Soak the seeds in a bowl full of cool water for an hour. Use as many seeds as you have as the germination rate is only likely to be a third to half of them so they aren't all going to sprout.
There are two ways, either:
- Moisten some kitchen paper, place the seeds on it then fold over. Place this in a sealable plastic bag. Add a moist, wrung out sponge to the bag to prevent drying out. Or
- Place a layer of moist sand in the bottom of an old marg tub and place the apple seeds on the moist sand, Cover with another layer of moist sand. Punch a couple of small holes in the lid and then place it on the container.
The seeds need cold stratification to break dormancy. i.e. this means they need to be at around 3°-5°C (37°-41°F) for about 6 to 8 weeks - so place the bag or container either outside or in the refrigerator depending on temperatures. Check every now and then to make sure its moist.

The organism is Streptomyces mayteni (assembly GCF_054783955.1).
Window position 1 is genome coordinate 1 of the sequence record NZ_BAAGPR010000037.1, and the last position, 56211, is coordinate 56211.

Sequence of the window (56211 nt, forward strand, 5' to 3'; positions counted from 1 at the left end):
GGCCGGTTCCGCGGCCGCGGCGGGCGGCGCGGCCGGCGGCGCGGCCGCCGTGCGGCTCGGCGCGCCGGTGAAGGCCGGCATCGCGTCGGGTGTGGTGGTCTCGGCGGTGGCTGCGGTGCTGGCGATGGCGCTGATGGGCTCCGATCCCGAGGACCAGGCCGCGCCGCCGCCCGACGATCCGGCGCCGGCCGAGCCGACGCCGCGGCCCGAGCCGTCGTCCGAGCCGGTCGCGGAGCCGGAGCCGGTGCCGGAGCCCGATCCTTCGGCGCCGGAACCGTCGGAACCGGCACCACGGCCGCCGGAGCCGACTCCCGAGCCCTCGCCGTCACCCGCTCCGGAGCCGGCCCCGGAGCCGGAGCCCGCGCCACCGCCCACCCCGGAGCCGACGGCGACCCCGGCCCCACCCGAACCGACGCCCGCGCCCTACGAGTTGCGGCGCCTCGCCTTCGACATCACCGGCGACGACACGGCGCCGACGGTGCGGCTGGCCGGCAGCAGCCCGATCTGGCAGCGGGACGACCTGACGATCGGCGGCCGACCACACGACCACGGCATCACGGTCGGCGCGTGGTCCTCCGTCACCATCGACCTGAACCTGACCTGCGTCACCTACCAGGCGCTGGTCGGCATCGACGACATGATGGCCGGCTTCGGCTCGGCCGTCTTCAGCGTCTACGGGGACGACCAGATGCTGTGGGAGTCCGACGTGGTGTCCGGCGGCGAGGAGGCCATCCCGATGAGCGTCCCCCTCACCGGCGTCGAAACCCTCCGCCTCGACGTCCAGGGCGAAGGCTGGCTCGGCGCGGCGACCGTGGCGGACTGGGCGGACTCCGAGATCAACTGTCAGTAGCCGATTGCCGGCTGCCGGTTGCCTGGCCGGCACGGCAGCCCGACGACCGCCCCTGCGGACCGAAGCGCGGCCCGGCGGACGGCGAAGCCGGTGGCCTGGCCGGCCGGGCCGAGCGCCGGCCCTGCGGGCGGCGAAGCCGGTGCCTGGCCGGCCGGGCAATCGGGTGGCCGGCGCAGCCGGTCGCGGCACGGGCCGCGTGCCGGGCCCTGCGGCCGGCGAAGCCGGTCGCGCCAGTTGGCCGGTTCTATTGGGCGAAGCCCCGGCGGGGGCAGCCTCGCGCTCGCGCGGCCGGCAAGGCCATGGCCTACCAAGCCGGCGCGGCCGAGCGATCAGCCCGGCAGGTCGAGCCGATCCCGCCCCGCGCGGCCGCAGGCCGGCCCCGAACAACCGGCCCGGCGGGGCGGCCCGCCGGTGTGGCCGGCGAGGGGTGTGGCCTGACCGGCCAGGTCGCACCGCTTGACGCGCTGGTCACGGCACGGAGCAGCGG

When the time is up, remove the seeds from the refrigerator and plant 1 1/2cm (1/2") deep in a small pot filled with well watered, good quality potting compost. Keep in a cold frame, sheltered south facing spot or under a Bell Cloche outside until the seeds germinate. Its important not to let them dry out and make sure to water slowly to prevent the seed being dislodged.
Once temperatures reach a fairly regular 23°C (75°F) you should see germination around 2 to 3 weeks later. When you see the seedlings, move the pots to a partially shaded spot.
When they reach 5cm (2") tall and produce a set of mature leaves you can re-pot them. At this point you can prune the roots if you want to to encourage the production of new feeder roots. To do this brush the soil off the roots and snip off one-third the length of their roots using clean garden snips.
Re-pot the seedlings into individual 4-inch pots filled with garden soil. Grow in partial shade with a good weekly watering until the following spring. Then transplant them into their final position once nighttime temperatures are consistently above 10°C (50°F).
Planting (Grown from Seed or Grafted)